I don’t know. I tried squatting with my feet straight ahead more or less, and what it does is my hips get pulled down at the bottom pretty hard ie I round.

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    This excellent website really has all the information I needed concerning this subject and didn’t know who to ask.

  • FeliciaNo Gravatar:

    I thought this video would help. But I still have problems. In my ankle, toes, and knees.
    One day I will do a squat properly :/
    Thanks for taking the time.

  • AmeliaNo Gravatar:

    Good video. As soon as my knee pain goes down I will try doing it the right way. Also I have read on many websites that if you got knock knees its better to do the squad with feet pointing outward and knees pointing the same direction. What would you suggest in case of knock knees?

  • Kevin YatesNo Gravatar:

    I’ve discovered that knock knees have more to do with poor core and hip strength (and compensation patterns) than with the knees themselves.

    The feet turned out gives you stability through leverage but not through muscle contraction. Not to say you cannot perform a squat properly with feet turned out but you shouldn’t have to rely on this position to perform a squat safely.

    As your core and hips become stronger the knees will not ‘knock’.

  • Kevin YatesNo Gravatar:

    Check your hips Felicia. Stand with your side facing a full length mirror. Watch your hips. Do they move forward upon the initial decent into a squat? If so, drive your hips back keeping your weight on your midfoot/heels.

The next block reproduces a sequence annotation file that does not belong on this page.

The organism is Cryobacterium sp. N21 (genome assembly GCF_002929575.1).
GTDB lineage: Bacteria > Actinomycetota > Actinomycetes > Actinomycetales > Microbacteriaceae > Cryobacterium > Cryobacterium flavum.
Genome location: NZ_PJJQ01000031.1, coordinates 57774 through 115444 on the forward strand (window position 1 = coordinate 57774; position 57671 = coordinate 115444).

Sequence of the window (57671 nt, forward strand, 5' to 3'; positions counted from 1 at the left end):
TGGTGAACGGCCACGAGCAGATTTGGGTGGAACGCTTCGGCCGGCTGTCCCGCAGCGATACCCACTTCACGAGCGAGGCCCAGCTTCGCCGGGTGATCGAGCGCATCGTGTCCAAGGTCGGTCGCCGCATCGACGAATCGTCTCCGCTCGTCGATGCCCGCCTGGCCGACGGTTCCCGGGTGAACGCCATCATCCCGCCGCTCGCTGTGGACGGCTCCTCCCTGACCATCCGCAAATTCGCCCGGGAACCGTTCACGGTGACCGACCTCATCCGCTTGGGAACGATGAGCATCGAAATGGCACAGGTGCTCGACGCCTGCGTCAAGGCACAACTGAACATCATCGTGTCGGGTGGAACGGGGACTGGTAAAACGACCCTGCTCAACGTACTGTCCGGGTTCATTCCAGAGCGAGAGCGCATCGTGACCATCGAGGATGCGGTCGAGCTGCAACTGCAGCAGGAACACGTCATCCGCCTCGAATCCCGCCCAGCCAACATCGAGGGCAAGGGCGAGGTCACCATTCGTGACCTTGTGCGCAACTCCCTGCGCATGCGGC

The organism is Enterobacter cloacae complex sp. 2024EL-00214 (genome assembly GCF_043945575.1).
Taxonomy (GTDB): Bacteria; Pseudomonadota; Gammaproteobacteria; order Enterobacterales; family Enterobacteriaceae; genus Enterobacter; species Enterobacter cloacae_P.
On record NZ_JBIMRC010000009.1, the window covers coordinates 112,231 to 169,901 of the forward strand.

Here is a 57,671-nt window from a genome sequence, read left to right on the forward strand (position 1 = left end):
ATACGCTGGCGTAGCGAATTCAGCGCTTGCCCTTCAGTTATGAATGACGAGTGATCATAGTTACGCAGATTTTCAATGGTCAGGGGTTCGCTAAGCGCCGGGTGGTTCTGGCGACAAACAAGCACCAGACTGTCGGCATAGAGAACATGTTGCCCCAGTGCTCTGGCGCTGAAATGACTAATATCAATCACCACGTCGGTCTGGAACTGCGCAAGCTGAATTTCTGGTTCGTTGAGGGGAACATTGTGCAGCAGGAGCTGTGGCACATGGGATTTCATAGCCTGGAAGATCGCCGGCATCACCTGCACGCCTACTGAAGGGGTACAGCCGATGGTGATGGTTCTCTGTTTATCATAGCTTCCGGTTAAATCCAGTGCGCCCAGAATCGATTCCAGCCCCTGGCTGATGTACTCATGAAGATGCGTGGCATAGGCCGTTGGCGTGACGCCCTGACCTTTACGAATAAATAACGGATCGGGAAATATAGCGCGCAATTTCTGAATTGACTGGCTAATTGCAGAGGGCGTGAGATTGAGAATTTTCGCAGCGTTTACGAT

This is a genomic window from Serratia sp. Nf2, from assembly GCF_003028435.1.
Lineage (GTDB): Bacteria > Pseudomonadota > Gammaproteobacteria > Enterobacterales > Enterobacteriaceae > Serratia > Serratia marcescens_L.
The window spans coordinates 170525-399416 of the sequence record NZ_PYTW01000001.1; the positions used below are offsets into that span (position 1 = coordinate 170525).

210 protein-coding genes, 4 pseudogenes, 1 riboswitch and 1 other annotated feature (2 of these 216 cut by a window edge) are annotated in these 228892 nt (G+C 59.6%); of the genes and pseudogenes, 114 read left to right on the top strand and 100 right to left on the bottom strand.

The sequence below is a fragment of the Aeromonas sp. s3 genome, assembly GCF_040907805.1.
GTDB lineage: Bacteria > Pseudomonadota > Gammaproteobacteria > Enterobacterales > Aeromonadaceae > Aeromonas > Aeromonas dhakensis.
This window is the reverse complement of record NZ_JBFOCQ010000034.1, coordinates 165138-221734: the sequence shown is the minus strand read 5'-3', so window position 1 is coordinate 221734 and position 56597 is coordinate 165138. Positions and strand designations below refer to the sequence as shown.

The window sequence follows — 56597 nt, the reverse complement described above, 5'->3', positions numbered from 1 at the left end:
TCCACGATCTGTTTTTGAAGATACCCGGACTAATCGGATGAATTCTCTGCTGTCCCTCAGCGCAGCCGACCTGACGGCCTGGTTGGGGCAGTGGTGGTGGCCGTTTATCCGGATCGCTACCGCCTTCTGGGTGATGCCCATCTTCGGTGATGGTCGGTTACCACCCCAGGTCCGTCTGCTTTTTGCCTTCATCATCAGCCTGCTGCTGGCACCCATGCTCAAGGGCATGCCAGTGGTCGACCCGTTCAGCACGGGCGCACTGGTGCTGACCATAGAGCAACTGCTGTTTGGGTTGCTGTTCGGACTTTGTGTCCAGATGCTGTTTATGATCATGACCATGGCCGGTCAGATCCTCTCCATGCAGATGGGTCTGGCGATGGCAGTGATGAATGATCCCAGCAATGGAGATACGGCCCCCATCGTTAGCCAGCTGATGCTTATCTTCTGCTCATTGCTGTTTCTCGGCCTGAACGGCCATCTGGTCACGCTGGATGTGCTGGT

• MariaNo Gravatar:

    I have cronic low back pain from tissue damage. And two knees that “crunch” when I squat or do stairs, they don’t hurt, I just don’t want to make them hurt. My question is this. ..is there any move I can make so I CAN do squats? I think I’d like the result of doing them. Thanks!

  • Kevin YatesNo Gravatar:

    I usually don’t worry about ‘noise’ if it doesn’t cause pain.

    Do your needs move forward, inward or outward as you descend into your squat?

  • MariaNo Gravatar:

    Straight forward…thanks.

  • MandiNo Gravatar:

    I am very glad I found this video because I did pay good money for a personal trainer (only to injure myself) who told me the EXACT opposite!

    I did appreciate the trainer telling me that squats were one of the best exercises (I did not know that and I am glad this video is consistent).

    BUT, the trainer had me working quads over and over again, even when I told him my knees were hurting! He said if I couldn’t unsupported squats then spread 30 mins on the leg extension machines or leg press machines. Those machines, while I was able to lift lots of weight, only hurt my knees more.

    I burned out! I quit going to the gym. I thought I had seriously had hurt myself beyond repair.

    This is a great video to refer to when I want to SLOWLY re-introduce squats into the workout.

    Thanks for clearing up the expensive misconceptions I paid for earlier.

  • Kevin YatesNo Gravatar:

    What you’re describing is actually very common and it happens in more than just personal training.

    I’ve seen many, many physical therapists having their patients doing the same thing…strengthening the quads without ever looking into the fact that our bodies are not meant to work in isolation.

    They are a functional unit designed to use many muscles to accomplish movements.

    One quick suggestion that may help you out…

    …If you’re not yet able to squat you can try using a cable machine and perform bent over rows. Just line the cable in front of you rather than toward the floor so it moves in a straight line toward you. That way it allows you to squat to your depth (whatever is comfortable for you) and conditions you into the squat pattern.

    You can progress your depth as you’re able.

    I’m happy to know my video helped you Mandi :)

  • MarleneNo Gravatar:

    WOW! I’ve tried over and over again to do squats but all they is hurt my knees. I followed your suggestions and was able to do five without any pain!!! Thank you!!!!

  • MonkeyfighterNo Gravatar: